Prisoner of Midnight (2019) is the eighth novel in Barbara Hambly’s JAMES ASHER series, which began in 1988 with Those Who Hunt the Night. It has been nominated for the Locus Award for Best Horror Novel. I had never tried this series before, but having enjoyed her (non-paranormal) BENJAMIN JANUARY mystery series, I decided to give Prisoner of Midnight a shot.
(And now that I’ve read it, I can say that there are some common themes. Both series feature a fiercely intelligent male/female pair solving crimes, and explore prejudice as both a cause of violence and an impediment to the investigation.)
Hambly weaves enough backstory into the narrative that a new reader can catch up, and it’s smoothly integrated, so longtime fans of the series won’t have to skim long infodumps. Here’s the most important stuff: James Asher is human; he’s worn a lot of hats in his life but is currently a British spy during WWI. His wife, Lydia, is also human, and a doctor. They’ve been separated by the war for some time. They used to be close to a centuries-old vampire, Don Simon Ysidro, but there’s been a falling-out.
As Prisoner of Midnight begins, James receives a letter from Lydia. Don Simon has contacted her in a dream, telling her that he is being held prisoner, in intense pain, on the ocean liner City of Gold. Lydia can’t let that happen, so she decides to go on the voyage too, even though that means prolonging her and James’s separation.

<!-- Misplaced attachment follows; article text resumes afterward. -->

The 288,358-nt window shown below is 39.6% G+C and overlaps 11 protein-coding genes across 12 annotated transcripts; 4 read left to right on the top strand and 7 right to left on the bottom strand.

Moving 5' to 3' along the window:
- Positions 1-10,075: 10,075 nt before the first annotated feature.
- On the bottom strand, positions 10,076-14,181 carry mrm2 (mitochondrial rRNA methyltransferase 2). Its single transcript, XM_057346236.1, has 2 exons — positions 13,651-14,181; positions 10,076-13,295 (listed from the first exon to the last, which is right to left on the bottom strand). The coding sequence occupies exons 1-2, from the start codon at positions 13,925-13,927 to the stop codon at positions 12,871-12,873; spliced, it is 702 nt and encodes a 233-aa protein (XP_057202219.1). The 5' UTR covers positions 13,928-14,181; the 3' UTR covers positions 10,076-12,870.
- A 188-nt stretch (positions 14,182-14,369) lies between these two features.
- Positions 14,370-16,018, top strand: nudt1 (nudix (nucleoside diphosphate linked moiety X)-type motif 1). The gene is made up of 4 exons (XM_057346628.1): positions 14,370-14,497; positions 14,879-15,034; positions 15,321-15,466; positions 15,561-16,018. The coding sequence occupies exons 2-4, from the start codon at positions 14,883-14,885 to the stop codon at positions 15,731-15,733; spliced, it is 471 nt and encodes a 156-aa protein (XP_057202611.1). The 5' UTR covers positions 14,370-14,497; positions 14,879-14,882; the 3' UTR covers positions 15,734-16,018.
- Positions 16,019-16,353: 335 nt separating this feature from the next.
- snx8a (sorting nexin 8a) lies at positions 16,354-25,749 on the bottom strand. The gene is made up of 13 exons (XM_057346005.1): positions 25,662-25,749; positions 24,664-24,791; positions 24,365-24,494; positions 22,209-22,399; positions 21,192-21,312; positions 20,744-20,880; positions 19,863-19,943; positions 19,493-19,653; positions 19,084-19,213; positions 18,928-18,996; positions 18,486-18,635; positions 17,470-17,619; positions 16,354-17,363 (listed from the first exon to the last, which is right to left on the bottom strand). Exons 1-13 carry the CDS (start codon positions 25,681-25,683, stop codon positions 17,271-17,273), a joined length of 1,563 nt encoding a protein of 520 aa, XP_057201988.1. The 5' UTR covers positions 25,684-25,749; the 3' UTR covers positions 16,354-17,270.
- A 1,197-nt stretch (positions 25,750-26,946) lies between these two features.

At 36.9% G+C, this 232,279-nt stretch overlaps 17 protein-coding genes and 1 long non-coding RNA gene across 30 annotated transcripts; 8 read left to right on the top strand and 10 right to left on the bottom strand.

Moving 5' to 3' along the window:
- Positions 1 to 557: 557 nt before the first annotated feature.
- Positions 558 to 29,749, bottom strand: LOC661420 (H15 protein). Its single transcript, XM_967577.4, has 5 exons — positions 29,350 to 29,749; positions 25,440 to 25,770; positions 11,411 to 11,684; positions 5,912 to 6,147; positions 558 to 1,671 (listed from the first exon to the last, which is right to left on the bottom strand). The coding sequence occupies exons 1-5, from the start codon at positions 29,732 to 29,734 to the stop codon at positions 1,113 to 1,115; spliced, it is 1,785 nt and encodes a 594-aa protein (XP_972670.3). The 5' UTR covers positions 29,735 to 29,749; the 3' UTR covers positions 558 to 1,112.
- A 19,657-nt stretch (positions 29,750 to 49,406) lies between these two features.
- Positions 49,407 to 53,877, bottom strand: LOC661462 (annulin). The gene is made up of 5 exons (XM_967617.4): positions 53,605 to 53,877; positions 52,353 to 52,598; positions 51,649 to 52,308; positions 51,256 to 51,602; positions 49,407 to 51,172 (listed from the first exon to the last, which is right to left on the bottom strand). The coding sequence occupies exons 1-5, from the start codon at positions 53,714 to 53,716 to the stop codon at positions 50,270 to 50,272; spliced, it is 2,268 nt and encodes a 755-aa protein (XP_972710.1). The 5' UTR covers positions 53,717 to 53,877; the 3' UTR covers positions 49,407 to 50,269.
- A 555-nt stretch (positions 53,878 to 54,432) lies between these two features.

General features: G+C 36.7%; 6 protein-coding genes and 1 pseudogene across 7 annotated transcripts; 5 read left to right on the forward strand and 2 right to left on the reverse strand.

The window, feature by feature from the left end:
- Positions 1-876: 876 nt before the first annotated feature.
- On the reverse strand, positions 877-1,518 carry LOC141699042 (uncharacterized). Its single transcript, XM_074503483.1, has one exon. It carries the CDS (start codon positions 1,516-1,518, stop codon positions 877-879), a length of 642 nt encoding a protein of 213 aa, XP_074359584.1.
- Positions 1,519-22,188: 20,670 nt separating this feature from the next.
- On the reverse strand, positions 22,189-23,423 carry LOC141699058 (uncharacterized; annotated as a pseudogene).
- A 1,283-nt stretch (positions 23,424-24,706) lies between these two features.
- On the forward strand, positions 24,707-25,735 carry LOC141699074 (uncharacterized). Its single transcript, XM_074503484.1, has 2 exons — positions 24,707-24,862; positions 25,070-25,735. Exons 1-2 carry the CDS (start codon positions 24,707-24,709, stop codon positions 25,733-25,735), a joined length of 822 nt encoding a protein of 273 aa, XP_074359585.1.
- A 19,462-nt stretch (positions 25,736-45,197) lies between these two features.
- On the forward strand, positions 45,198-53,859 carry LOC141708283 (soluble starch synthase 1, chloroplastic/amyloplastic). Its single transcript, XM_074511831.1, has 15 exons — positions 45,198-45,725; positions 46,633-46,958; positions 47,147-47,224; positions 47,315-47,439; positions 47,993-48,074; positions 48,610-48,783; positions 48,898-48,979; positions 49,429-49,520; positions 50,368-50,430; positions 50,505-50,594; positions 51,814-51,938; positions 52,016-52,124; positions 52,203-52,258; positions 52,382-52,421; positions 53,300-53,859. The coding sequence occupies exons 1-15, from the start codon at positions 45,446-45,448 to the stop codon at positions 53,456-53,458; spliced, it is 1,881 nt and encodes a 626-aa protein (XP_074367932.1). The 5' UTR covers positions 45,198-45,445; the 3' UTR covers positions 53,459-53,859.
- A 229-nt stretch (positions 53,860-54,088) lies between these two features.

Traveling as the guest of her horrible Aunt Louise allows Lydia to stay in one of the ship’s four ultra-luxury suites. She quickly deduces that Don Simon is being held in one of the other three, so she spends a lot of time with this elite group of guests. They’re awful: mind-bogglingly racist and classist. (Even the mostly sympathetic Lydia has a jarring moment of Jewish stereotyping in her internal monologue, though later she helps the man she was stereotyping.) She is supported in her investigation by James, who does some poking around of his own and sends her information by wireless.
The situation becomes more complicated when Third Class passengers start dying — and their injuries look like vampire marks. Lydia finds a volatile brew of ethnic and religious tensions in the lower decks too; there’s a variety of migrant groups who distrust each other for all kinds of reasons.
At times, the pace seems to flag, and I think this is mostly an effect of the constrictions of the ship. There are long stretches of time when Lydia can do little but wait (and hang around with horrible people). However, there are also lots of good red herrings, and the constant threat of torpedo attack. And there are flashes of truly haunting writing. Most of them have to do with the war, but there’s also a really great one late in the book about Don Simon’s isolated state.
Prisoner of Midnight resolves the immediate plot, but leaves some big threads hanging for the next book. Readers who’ve been following James and Lydia all along will probably get the most out of it, but you’ll probably also find it enjoyable if you like the BENJAMIN JANUARY series (especially Dead Water, which was also set on shipboard) or if you like your vampire novels with a heavy dose of mystery.